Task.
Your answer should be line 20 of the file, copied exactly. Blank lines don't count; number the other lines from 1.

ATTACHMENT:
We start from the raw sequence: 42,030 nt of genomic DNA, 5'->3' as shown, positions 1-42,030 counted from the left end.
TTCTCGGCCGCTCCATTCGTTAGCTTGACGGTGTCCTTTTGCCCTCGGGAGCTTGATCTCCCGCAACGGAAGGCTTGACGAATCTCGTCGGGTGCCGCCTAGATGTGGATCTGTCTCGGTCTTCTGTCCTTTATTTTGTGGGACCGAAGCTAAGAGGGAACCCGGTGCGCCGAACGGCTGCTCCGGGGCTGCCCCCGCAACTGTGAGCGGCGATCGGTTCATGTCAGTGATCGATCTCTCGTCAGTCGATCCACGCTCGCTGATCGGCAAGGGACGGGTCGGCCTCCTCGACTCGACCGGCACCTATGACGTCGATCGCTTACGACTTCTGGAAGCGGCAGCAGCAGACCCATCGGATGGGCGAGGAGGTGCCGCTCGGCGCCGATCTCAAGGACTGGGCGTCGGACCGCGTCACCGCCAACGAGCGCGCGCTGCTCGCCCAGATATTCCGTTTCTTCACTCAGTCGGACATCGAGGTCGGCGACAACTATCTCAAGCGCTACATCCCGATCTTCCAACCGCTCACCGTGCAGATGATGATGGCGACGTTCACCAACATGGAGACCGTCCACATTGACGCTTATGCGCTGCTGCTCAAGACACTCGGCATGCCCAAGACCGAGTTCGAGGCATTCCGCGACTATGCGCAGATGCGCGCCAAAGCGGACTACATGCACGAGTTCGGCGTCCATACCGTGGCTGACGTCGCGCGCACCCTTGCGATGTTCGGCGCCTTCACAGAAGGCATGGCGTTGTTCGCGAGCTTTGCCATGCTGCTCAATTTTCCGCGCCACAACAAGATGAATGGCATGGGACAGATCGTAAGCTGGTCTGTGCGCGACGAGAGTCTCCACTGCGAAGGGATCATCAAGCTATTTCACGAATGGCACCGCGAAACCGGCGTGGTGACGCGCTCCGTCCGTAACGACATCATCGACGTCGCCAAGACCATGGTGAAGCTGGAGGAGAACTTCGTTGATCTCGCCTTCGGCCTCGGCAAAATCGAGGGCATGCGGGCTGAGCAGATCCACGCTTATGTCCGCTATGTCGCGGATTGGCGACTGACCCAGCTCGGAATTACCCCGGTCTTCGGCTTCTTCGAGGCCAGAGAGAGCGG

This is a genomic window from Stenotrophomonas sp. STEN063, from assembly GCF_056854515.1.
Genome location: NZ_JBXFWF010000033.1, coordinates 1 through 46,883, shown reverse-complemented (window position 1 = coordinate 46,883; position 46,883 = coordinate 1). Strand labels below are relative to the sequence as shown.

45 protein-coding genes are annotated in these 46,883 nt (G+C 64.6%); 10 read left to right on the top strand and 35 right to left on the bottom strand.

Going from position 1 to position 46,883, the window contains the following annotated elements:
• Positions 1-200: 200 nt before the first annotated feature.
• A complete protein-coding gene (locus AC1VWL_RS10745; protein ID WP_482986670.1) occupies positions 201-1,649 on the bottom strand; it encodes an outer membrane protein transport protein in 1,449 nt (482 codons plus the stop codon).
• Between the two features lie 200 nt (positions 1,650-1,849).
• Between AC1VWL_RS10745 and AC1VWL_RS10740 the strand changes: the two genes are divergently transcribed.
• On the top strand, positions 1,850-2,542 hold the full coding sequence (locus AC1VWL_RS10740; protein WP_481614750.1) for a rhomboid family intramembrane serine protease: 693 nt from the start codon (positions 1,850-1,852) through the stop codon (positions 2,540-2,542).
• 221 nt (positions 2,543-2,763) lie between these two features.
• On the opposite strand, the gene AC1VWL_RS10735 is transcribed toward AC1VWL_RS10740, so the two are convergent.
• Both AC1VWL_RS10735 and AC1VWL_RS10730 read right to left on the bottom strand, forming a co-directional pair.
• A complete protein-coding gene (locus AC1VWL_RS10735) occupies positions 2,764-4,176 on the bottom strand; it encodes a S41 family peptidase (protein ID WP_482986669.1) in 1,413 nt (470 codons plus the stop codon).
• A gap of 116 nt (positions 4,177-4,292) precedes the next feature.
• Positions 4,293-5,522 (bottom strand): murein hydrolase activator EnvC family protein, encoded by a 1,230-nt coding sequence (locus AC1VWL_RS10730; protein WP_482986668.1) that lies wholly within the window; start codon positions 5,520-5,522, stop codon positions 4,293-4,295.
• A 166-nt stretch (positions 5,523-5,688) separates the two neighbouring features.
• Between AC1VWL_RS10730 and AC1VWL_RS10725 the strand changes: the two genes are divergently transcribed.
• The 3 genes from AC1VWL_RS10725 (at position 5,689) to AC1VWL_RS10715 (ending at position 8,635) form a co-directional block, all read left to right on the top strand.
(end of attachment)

• The 3 genes from AC1VWL_RS10725 (at position 5,689) to AC1VWL_RS10715 (ending at position 8,635) form a co-directional block, all read left to right on the top strand.